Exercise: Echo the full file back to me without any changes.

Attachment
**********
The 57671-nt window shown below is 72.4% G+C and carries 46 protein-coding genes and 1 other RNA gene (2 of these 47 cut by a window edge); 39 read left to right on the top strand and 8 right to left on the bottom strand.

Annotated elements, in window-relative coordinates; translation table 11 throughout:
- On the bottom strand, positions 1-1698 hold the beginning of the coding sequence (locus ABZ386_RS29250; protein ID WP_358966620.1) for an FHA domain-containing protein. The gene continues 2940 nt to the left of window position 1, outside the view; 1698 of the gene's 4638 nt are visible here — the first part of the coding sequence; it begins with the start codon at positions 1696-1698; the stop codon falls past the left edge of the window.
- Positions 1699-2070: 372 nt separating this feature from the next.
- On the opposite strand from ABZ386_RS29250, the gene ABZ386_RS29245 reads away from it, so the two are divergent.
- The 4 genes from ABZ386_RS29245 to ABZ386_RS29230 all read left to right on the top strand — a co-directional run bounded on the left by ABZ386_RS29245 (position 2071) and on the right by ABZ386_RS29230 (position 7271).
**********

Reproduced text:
The 57671-nt window shown below is 72.4% G+C and carries 46 protein-coding genes and 1 other RNA gene (2 of these 47 cut by a window edge); 39 read left to right on the top strand and 8 right to left on the bottom strand.

Annotated elements, in window-relative coordinates; translation table 11 throughout:
- On the bottom strand, positions 1-1698 hold the beginning of the coding sequence (locus ABZ386_RS29250; protein ID WP_358966620.1) for an FHA domain-containing protein. The gene continues 2940 nt to the left of window position 1, outside the view; 1698 of the gene's 4638 nt are visible here — the first part of the coding sequence; it begins with the start codon at positions 1696-1698; the stop codon falls past the left edge of the window.
- Positions 1699-2070: 372 nt separating this feature from the next.
- On the opposite strand from ABZ386_RS29250, the gene ABZ386_RS29245 reads away from it, so the two are divergent.
- The 4 genes from ABZ386_RS29245 to ABZ386_RS29230 all read left to right on the top strand — a co-directional run bounded on the left by ABZ386_RS29245 (position 2071) and on the right by ABZ386_RS29230 (position 7271).